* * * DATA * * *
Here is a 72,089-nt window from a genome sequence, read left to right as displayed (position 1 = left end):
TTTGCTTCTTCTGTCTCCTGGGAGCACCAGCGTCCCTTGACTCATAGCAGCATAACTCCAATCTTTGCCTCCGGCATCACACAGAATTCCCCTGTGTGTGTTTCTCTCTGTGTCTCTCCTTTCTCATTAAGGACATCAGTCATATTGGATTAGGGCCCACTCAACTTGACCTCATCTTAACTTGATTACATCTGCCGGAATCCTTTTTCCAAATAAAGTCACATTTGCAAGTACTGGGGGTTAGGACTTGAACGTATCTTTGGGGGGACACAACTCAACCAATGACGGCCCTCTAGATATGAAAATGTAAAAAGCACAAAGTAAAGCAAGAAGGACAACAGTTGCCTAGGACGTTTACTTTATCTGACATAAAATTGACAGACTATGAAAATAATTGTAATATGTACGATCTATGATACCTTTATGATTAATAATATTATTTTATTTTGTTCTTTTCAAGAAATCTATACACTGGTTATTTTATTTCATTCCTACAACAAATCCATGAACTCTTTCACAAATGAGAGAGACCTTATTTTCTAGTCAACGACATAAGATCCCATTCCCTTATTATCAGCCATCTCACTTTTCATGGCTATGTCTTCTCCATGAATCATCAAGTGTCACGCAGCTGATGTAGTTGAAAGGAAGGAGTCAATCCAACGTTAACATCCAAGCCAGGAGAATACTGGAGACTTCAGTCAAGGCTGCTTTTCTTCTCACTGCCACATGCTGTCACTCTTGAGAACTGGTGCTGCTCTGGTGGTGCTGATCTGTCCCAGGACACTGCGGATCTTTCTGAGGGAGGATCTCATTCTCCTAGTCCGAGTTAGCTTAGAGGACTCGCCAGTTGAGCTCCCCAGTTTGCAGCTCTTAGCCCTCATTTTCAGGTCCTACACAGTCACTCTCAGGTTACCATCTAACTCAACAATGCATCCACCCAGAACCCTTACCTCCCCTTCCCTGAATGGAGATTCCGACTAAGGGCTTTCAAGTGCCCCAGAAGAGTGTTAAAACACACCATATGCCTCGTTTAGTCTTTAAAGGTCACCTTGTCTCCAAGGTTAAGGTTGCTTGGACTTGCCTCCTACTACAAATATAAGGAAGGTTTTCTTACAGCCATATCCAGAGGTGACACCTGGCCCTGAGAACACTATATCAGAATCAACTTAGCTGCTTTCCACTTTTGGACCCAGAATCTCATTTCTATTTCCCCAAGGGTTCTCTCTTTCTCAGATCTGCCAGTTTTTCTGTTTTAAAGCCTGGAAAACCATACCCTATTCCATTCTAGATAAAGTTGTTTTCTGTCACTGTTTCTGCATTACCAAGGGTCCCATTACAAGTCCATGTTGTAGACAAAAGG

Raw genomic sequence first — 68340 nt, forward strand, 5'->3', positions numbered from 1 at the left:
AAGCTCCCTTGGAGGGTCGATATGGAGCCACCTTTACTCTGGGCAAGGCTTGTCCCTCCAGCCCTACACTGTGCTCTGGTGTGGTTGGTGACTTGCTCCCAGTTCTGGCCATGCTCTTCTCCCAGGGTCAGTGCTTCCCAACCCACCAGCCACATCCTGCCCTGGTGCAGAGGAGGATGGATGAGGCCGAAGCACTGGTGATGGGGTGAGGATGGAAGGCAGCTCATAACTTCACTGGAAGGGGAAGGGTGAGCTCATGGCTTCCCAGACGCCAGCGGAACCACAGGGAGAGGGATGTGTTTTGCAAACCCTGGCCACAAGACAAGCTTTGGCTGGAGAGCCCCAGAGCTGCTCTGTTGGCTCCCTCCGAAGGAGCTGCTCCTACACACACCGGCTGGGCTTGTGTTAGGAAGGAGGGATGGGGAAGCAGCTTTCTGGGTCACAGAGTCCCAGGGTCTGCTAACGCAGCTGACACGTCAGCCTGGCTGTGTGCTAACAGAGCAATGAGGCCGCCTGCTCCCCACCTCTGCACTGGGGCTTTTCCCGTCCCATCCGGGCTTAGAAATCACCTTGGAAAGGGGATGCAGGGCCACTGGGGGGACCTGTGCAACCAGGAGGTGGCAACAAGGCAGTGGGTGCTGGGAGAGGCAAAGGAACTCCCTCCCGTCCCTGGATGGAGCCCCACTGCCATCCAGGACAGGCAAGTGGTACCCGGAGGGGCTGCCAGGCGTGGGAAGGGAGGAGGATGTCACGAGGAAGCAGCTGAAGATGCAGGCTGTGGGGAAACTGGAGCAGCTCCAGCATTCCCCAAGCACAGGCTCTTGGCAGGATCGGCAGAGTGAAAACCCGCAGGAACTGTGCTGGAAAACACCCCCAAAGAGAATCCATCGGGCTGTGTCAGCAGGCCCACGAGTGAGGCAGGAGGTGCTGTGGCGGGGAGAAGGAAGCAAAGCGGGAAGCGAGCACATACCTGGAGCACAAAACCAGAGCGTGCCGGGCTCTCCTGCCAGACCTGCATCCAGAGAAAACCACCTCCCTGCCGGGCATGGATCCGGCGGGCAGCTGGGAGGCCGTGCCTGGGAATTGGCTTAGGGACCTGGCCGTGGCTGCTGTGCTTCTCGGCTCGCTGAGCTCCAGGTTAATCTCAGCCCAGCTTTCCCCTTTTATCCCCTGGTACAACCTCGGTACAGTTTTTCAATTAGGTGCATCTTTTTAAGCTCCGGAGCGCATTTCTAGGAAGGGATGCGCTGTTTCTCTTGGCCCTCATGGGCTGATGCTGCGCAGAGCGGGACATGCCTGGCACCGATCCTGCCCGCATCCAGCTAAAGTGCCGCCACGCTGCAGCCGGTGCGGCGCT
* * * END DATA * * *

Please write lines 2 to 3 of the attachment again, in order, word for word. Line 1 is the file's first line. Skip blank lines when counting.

TTTGCTTCTTCTGTCTCCTGGGAGCACCAGCGTCCCTTGACTCATAGCAGCATAACTCCAATCTTTGCCTCCGGCATCACACAGAATTCCCCTGTGTGTGTTTCTCTCTGTGTCTCTCCTTTCTCATTAAGGACATCAGTCATATTGGATTAGGGCCCACTCAACTTGACCTCATCTTAACTTGATTACATCTGCCGGAATCCTTTTTCCAAATAAAGTCACATTTGCAAGTACTGGGGGTTAGGACTTGAACGTATCTTTGGGGGGACACAACTCAACCAATGACGGCCCTCTAGATATGAAAATGTAAAAAGCACAAAGTAAAGCAAGAAGGACAACAGTTGCCTAGGACGTTTACTTTATCTGACATAAAATTGACAGACTATGAAAATAATTGTAATATGTACGATCTATGATACCTTTATGATTAATAATATTATTTTATTTTGTTCTTTTCAAGAAATCTATACACTGGTTATTTTATTTCATTCCTACAACAAATCCATGAACTCTTTCACAAATGAGAGAGACCTTATTTTCTAGTCAACGACATAAGATCCCATTCCCTTATTATCAGCCATCTCACTTTTCATGGCTATGTCTTCTCCATGAATCATCAAGTGTCACGCAGCTGATGTAGTTGAAAGGAAGGAGTCAATCCAACGTTAACATCCAAGCCAGGAGAATACTGGAGACTTCAGTCAAGGCTGCTTTTCTTCTCACTGCCACATGCTGTCACTCTTGAGAACTGGTGCTGCTCTGGTGGTGCTGATCTGTCCCAGGACACTGCGGATCTTTCTGAGGGAGGATCTCATTCTCCTAGTCCGAGTTAGCTTAGAGGACTCGCCAGTTGAGCTCCCCAGTTTGCAGCTCTTAGCCCTCATTTTCAGGTCCTACACAGTCACTCTCAGGTTACCATCTAACTCAACAATGCATCCACCCAGAACCCTTACCTCCCCTTCCCTGAATGGAGATTCCGACTAAGGGCTTTCAAGTGCCCCAGAAGAGTGTTAAAACACACCATATGCCTCGTTTAGTCTTTAAAGGTCACCTTGTCTCCAAGGTTAAGGTTGCTTGGACTTGCCTCCTACTACAAATATAAGGAAGGTTTTCTTACAGCCATATCCAGAGGTGACACCTGGCCCTGAGAACACTATATCAGAATCAACTTAGCTGCTTTCCACTTTTGGACCCAGAATCTCATTTCTATTTCCCCAAGGGTTCTCTCTTTCTCAGATCTGCCAGTTTTTCTGTTTTAAAGCCTGGAAAACCATACCCTATTCCATTCTAGATAAAGTTGTTTTCTGTCACTGTTTCTGCATTACCAAGGGTCCCATTACAAGTCCATGTTGTAGACAAAAGG

Raw genomic sequence first — 68340 nt, forward strand, 5'->3', positions numbered from 1 at the left: